Evenk


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Noun1.Evenk - a member of the Tungus speaking people of Mongolian race who are a nomadic people widely spread over eastern SiberiaEvenk - a member of the Tungus speaking people of Mongolian race who are a nomadic people widely spread over eastern Siberia; related to the Manchu
Tungusic - any member of a people speaking a language in the Tungusic family
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Specifically, she examines the male and female figures in the pre-Shamanic mythology of the Ket (Paleo-Siberian peoples who live in the Yenisei Basin) and the Evenk (Tungusic peoples who originated west of Lake Baikal and spread across Siberia), remarking that in the earliest preserved tales, "the deer women are the center of a life-giving universe and the source of life itself," while in later periods, the shaman takes on the power previously assigned to deities--many of them female (p.
2014a): From Evenk campfires to prehistoric hearths: charcoal analysis as a tool for identifying the use of rotten wood as fuel.
EHe has met headhunters deep in the Indonesian rainforest, bushmen in Namibia and the Evenk people of Siberia.
Ray Mears is an explorer and survivalist, who has met headhunters deep in the Indonesian rainforest, bushmen in Namibia and the Evenk people of Siberia.
While the word shaman, meaning "one who knows," originates with the Siberian language of Evenk, this word now commonly refers to a cross-cultural phenomenon, where the shaman works in partnership with the spirit world, often through altered states of consciousness.
Native Evenk and Yakut people have long claimed a 'Nesski' lurks in its depths.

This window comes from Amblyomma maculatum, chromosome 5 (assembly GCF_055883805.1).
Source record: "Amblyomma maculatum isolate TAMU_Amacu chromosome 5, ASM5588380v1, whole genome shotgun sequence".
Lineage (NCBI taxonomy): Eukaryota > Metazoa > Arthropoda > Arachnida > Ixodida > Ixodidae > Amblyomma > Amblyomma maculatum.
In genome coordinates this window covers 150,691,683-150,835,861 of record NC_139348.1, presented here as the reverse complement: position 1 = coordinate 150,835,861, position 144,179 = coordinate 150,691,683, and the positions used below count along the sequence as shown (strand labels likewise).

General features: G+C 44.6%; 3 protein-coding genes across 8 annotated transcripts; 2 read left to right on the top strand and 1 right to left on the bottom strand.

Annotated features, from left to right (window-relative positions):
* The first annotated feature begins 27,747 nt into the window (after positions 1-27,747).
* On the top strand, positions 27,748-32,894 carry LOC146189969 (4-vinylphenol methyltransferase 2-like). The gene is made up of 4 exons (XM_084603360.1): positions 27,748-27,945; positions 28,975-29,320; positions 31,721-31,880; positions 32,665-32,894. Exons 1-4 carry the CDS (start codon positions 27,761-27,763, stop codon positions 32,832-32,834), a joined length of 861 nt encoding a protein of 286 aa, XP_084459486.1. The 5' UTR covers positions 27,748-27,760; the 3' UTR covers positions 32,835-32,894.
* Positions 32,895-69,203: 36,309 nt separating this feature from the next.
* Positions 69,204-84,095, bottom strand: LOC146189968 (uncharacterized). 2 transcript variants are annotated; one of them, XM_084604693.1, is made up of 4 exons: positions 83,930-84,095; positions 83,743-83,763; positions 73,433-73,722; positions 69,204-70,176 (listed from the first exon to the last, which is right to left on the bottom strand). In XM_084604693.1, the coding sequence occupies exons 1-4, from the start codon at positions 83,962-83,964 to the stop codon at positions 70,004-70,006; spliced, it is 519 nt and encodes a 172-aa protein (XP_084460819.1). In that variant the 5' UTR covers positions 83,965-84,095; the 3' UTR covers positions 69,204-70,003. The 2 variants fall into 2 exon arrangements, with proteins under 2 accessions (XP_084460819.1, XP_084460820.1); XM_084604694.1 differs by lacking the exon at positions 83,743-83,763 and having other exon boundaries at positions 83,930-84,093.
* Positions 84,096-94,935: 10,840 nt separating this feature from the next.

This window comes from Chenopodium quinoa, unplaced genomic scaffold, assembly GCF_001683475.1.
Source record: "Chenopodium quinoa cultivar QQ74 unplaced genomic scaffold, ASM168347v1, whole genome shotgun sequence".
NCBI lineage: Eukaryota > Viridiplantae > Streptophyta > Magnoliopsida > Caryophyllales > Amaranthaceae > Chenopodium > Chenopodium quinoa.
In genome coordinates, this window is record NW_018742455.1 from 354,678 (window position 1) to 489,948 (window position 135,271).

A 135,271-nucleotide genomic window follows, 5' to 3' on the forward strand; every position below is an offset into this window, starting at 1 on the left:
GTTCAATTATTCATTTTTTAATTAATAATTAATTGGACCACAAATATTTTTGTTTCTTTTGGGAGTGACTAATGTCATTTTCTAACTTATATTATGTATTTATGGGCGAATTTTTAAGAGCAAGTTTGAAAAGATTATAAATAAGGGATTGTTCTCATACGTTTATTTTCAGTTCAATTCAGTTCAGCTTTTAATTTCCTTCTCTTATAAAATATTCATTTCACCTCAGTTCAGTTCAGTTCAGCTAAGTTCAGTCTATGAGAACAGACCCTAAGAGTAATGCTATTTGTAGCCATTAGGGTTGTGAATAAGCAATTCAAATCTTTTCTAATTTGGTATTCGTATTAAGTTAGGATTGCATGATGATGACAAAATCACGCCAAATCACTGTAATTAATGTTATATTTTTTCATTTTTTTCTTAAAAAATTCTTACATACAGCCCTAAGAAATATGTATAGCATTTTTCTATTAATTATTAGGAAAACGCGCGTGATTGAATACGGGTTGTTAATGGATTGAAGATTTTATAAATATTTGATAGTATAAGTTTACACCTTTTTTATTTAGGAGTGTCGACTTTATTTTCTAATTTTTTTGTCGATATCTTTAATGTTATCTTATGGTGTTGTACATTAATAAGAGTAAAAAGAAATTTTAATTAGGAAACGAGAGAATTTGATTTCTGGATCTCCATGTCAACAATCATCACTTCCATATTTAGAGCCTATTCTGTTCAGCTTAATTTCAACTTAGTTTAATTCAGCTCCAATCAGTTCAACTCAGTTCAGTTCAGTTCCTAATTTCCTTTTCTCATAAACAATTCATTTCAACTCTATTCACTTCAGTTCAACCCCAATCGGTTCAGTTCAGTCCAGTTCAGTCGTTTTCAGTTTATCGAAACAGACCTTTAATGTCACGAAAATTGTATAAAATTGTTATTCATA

Population (Census, 2002) was 3,023,525 (including Taymyr and Evenk Autonomous Okrugs).
The editors have gathered several forms of writing from numerous tribes, including Khanty and Evenk, presenting a wide ranging yet intimate view of life on Siberian land.
In the case of the formation of Krasnoyarsk Krai, resource-rich Evenk and Taymyr autonomous okrugs were subsumed by a significantly poorer--albeit geographically larger--subject, in the process forfeiting formal recognition of their cultural distinctiveness.
The helmers add irony by showing their subjects watching romanticized TV coverage of Evenk life that just doesn't square with the reality.
Also among those recognised were Alexandra Lavrillier, a French ethnologist who has been running a school for nomadic Evenk hunter-herders in Siberia; Australian marine conservationist Brad Norman, who has created an identification system that will enable coastal communities and divers to gather information about the endangered whale shark; and Thai microbiologist, Pilai Poonswad, who rediscovered a species of hornbill thought to be extinct and has mobilised former poachers and city families to help in its conservation.